“I’m exhausted and I just can’t seem to focus.” These are the words often spoken by many people who are experiencing grief in response to the loss of a loved one. However, these can also be some warning signs that a person may be experiencing the effects of Compassion Fatigue. Sometimes labeled “Vicarious Trauma”, Compassion Fatigue is defined as the “physical and mental exhaustion and emotional withdrawal experienced by those that care for sick or traumatized people over an extended period of time.”1 Often times a family member or a good friend takes on the role of caregiver for a person who is nearing the end of their life. As the days, weeks, months, and sometimes even years go by, the caregiver consistently and fully invests themselves into caring for their loved one. There is no question that the caregiver is an amazing blessing to the person. They have sacrificed their own desires and needs in order to care for their loved one with such devotion. However, while a caregiver may not notice it in the day to day moments, there is a cost for caring and the cost is often not realized until after a loved one has passed away. This is where the cost of caring and grief collide.
What to Watch For
While caregivers are often locked into survival mode and unable to recognize signs of Compassion Fatigue until after a loved one has passed, there are definitely some signs to be on the lookout for. When these signs are recognized, a caregiver can take preventive steps to care for themselves as well. Some common signs of Compassion Fatigue include:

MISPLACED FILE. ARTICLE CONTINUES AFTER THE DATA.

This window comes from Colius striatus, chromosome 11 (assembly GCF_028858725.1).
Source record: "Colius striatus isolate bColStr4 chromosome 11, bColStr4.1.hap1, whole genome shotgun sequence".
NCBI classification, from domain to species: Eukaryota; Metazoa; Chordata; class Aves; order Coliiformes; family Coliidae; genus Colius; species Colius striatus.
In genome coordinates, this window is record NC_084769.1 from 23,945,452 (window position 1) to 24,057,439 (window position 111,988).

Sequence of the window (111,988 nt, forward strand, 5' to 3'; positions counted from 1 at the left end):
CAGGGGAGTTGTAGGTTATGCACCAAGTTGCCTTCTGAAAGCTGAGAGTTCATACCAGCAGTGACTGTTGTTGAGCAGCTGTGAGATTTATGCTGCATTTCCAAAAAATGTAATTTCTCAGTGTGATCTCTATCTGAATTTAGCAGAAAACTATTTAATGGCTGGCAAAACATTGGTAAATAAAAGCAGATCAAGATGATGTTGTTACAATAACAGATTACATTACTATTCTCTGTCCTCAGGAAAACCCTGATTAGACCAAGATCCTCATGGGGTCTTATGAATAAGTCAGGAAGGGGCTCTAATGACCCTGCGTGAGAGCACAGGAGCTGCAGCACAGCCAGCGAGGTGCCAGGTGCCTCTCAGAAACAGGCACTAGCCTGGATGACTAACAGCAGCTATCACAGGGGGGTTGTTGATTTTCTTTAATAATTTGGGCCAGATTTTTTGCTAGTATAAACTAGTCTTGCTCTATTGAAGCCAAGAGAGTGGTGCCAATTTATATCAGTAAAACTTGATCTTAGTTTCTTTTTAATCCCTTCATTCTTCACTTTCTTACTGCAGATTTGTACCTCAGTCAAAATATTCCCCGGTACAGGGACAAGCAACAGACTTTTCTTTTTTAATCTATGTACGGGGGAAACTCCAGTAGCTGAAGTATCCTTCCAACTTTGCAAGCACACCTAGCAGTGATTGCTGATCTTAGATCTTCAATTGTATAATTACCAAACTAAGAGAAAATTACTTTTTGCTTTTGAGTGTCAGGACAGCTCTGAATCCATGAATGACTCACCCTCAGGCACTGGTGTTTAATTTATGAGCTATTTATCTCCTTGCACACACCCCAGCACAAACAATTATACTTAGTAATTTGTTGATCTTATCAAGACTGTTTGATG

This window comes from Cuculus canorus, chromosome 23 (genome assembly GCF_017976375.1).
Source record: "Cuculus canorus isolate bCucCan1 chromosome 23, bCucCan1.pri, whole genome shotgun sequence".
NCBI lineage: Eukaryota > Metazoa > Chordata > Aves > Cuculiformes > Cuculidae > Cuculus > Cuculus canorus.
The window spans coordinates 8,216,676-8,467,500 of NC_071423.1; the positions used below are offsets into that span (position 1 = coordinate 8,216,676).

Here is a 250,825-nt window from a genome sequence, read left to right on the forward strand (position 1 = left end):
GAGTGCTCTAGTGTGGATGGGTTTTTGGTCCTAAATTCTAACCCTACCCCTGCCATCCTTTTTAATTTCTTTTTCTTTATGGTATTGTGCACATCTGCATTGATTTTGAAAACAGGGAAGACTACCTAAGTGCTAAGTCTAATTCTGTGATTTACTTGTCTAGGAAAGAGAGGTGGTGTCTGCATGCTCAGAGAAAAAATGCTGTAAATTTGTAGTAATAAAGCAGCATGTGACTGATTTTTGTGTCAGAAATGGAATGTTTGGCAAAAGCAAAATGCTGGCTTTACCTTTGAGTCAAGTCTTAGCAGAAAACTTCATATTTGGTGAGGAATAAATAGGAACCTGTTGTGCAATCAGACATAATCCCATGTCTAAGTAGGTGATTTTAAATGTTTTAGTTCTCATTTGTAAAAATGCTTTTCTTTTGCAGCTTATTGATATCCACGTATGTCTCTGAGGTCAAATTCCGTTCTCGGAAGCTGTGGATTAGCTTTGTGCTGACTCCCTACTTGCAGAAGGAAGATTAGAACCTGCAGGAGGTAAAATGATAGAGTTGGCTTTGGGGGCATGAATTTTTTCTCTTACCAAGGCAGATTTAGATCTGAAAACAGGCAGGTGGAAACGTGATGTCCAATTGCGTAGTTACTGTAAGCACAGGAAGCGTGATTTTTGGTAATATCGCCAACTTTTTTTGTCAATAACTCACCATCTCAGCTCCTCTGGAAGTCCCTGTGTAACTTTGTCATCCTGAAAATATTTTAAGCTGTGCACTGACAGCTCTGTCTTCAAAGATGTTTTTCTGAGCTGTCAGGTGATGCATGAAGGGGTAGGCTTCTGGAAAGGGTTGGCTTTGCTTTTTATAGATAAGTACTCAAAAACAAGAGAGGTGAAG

• Reduced ability to feel sympathy and empathy
• Anger and irritability
• Increased use of alcohol and drugs
• Dreading caregiving responsibilities
• Disruption to world view, heightened anxiety or irrational fears
• Intrusive imagery or dissociation
• Hypersensitivity or insensitivity to emotional material
• Impaired ability to make decisions and care for a loved one
• Problems with intimacy and in personal relationships
What if it’s too late? What if grief and compassion fatigue and grief have already collided?
It is important to develop a plan if you realize that Compassion Fatigue is complicating your grief. Here are some steps you can take to begin to heal and recover from Compassion Fatigue:
• Find someone with whom you can share honestly and openly about your thoughts and feelings
• Remember that what you are feeling is normal in light of what you have been through
• Start exercising and eating properly
• Get enough sleep
• Find a support group where you can meet people with similar experiences of grief and loss
• Consider developing a new hobby
• Be intentional about scheduling time and space where you can physically, mentally, emotionally, and spiritually heal. Do this away from your normal environment if necessary.
Grief is a journey with no exact timeframe or road map. Grief is often a very difficult journey in itself with many ups, downs, and bumps along the way. When someone is experiencing the effects of Compassion Fatigue as they travel the road of grief, the journey can feel almost unbearable. If the cost of caring has collided with your grief, reach out for some support today. There are people out there who will walk alongside you and help to ease the pain you are experiencing. You are not alone.
Jeremy Brown, Community Hospice Bereavement Specialist
 “Compassion Fatigue.” Merriam-Webster.com. Merriam-Webster, n.d. Web. 22 June 2017.